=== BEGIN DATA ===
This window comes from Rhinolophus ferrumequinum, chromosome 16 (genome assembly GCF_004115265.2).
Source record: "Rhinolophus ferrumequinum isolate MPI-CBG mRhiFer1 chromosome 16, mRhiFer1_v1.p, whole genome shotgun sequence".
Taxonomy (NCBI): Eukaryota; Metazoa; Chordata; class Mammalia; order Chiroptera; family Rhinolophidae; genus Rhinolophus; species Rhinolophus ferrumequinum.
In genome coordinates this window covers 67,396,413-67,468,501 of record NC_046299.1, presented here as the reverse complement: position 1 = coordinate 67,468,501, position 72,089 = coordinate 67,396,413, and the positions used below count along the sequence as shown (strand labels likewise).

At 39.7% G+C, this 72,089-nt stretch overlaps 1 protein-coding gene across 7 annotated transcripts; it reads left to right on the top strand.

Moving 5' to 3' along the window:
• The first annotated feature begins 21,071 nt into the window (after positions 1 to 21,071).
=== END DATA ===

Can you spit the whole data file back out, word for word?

This window comes from Rhinolophus ferrumequinum, chromosome 16 (genome assembly GCF_004115265.2).
Source record: "Rhinolophus ferrumequinum isolate MPI-CBG mRhiFer1 chromosome 16, mRhiFer1_v1.p, whole genome shotgun sequence".
Taxonomy (NCBI): Eukaryota; Metazoa; Chordata; class Mammalia; order Chiroptera; family Rhinolophidae; genus Rhinolophus; species Rhinolophus ferrumequinum.
In genome coordinates this window covers 67,396,413-67,468,501 of record NC_046299.1, presented here as the reverse complement: position 1 = coordinate 67,468,501, position 72,089 = coordinate 67,396,413, and the positions used below count along the sequence as shown (strand labels likewise).

At 39.7% G+C, this 72,089-nt stretch overlaps 1 protein-coding gene across 7 annotated transcripts; it reads left to right on the top strand.

Moving 5' to 3' along the window:
• The first annotated feature begins 21,071 nt into the window (after positions 1 to 21,071).